President Saddam Hussein ordered the Iraqi parliament to hold an emergency session to discuss a U.N. Security Council resolution that again calls on the country to eliminate its weapons of mass destruction or face "serious consequences," Iraqi media reported Sunday.

The report on al-Shabab TV, owned by Saddam's oldest son Odai, seemed to signal that a reply to the U.N. on accepting the resolution and the return of U.N. weapons inspectors would not come immediately, although the Security Council resolution, adopted unanimously on Friday, demands a response within seven days.

Neither the television station nor the official Iraqi News Agency made clear when the parliamentary session would be held. Al-Shabab TV said parliament's decision on the resolution would be referred to the Revolutionary Command Council, the country's major executive body, which is headed by Saddam.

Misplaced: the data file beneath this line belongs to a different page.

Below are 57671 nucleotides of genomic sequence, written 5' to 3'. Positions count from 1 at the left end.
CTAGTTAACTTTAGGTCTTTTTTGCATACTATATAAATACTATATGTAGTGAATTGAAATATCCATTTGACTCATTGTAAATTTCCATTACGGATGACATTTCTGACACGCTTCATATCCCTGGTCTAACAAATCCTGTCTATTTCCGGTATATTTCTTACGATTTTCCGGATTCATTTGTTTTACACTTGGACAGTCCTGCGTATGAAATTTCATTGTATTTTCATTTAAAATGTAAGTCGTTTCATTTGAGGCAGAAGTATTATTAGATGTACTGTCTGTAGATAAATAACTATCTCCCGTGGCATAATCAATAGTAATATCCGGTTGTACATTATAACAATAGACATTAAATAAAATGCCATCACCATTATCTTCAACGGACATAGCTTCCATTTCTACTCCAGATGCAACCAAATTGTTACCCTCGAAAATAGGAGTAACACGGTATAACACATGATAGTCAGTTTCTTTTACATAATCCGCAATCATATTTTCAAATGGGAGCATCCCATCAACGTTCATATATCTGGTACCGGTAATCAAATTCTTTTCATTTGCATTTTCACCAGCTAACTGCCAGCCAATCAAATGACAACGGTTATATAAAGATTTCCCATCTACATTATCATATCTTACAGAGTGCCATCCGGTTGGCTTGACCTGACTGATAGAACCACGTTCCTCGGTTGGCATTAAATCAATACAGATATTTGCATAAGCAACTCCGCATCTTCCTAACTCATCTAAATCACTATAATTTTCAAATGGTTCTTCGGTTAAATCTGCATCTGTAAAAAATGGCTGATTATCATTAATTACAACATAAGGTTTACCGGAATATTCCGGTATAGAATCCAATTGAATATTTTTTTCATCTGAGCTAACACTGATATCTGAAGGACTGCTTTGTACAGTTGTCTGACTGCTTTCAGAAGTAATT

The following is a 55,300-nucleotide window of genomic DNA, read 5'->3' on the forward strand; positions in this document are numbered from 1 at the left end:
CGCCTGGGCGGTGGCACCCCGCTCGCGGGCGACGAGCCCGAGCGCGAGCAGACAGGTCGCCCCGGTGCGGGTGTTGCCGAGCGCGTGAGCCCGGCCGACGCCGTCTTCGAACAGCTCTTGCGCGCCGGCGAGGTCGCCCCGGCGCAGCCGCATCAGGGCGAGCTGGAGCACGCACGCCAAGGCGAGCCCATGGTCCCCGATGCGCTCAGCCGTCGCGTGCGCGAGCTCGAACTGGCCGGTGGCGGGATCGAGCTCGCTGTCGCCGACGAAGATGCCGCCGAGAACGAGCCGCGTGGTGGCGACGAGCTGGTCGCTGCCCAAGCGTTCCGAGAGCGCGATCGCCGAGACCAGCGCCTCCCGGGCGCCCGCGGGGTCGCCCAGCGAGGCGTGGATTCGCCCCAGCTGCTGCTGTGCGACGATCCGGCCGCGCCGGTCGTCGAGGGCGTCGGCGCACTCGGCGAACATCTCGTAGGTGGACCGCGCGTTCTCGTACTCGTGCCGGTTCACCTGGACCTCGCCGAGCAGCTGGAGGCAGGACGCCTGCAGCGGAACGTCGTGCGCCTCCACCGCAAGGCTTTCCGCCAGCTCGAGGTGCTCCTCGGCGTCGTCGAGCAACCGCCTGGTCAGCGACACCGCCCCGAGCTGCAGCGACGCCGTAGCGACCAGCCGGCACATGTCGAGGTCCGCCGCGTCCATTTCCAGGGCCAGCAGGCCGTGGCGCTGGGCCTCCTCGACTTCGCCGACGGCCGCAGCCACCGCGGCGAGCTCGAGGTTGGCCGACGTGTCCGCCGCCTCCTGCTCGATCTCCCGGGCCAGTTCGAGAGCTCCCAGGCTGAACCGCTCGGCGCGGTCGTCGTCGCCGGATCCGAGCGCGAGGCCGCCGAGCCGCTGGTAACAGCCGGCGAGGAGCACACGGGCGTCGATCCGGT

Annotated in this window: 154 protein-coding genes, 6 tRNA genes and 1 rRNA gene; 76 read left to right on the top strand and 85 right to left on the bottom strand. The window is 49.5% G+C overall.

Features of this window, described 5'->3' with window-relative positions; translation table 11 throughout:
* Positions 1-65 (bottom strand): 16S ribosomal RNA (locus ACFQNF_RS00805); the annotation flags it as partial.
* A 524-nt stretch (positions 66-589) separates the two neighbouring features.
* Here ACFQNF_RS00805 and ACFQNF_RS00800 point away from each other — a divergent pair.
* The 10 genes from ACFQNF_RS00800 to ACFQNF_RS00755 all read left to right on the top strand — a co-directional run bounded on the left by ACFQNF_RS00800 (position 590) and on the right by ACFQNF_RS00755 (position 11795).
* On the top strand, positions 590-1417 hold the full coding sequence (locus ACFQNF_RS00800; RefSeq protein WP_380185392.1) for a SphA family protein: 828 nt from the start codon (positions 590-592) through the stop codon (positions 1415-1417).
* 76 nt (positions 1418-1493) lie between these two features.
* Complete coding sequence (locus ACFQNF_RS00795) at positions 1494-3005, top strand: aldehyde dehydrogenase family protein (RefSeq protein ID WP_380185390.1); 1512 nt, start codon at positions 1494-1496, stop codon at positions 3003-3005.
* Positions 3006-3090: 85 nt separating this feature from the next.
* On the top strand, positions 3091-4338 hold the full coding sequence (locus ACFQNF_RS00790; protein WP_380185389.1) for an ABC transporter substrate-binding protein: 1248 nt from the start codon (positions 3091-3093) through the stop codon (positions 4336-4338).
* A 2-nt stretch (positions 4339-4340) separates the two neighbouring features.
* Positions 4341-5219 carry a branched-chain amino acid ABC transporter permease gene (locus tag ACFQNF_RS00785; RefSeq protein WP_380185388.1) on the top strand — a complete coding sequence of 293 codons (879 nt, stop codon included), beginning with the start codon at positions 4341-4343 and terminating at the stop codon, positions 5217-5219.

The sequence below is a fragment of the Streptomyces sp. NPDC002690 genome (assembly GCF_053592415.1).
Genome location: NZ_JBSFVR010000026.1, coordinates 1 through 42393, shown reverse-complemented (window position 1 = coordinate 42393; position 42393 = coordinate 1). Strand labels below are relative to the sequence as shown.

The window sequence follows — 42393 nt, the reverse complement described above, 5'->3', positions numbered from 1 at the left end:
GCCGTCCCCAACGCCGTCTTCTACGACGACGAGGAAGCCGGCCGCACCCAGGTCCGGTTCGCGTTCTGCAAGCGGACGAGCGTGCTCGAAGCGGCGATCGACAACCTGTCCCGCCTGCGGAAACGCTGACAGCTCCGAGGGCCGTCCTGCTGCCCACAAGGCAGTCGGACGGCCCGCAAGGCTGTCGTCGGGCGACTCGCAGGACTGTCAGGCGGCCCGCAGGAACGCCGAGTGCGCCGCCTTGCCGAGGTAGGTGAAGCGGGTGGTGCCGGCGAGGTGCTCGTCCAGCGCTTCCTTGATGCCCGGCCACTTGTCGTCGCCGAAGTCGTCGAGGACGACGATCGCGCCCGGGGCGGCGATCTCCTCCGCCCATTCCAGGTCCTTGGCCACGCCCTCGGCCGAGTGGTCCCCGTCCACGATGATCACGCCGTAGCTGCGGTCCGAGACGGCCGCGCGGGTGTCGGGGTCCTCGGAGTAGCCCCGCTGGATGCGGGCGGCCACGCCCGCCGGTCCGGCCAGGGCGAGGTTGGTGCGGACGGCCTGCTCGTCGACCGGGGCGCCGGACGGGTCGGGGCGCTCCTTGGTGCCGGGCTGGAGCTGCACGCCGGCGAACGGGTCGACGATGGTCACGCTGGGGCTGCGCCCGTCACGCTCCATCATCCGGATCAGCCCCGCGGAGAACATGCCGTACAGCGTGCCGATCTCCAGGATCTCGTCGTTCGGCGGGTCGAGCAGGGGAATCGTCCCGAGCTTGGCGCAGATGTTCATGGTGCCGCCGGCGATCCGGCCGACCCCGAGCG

In Cairo, foreign ministers attending an Arab League meeting said after discussions with Iraqi Foreign Minister Naji Sabri that they believe Iraq was ready to announce its acceptance. But Sabri told reporters that no decision had been made by Baghdad.

The resolution gives broad new powers to the weapons inspectors, allowing them unrestricted access to all possible weapons sites.

The entry into Saddam's presidential palaces was a contentious issue between Iraq and the weapons inspectors who worked in the country in the 1990s. The inspectors were pulled out ahead of December 1998 air raids by the United States and Britain, and they were prevented from returning by Iraq.